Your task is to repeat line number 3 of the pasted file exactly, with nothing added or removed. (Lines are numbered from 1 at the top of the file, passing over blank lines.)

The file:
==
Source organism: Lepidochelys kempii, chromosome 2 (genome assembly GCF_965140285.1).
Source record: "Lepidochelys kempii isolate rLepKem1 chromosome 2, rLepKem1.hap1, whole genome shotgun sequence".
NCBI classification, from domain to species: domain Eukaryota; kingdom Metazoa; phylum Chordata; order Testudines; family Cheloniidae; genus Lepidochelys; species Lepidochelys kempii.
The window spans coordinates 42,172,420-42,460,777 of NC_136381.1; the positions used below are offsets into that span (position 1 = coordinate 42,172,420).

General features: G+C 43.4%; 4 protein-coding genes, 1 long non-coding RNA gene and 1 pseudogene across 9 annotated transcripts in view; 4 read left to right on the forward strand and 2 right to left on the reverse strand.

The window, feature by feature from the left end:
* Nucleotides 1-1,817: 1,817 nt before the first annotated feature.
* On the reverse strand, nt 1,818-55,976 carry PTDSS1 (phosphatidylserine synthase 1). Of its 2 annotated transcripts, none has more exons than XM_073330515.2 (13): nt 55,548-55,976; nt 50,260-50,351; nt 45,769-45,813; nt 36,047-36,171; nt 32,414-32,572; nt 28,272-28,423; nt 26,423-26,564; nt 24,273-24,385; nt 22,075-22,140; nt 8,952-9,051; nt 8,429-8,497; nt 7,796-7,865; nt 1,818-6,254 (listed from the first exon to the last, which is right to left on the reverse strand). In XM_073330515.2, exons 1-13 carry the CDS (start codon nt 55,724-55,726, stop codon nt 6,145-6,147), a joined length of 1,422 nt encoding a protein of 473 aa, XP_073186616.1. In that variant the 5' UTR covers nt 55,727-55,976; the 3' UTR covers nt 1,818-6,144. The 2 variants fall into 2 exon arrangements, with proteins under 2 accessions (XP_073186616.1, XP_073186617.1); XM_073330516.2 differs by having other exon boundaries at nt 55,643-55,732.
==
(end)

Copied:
NCBI classification, from domain to species: domain Eukaryota; kingdom Metazoa; phylum Chordata; order Testudines; family Cheloniidae; genus Lepidochelys; species Lepidochelys kempii.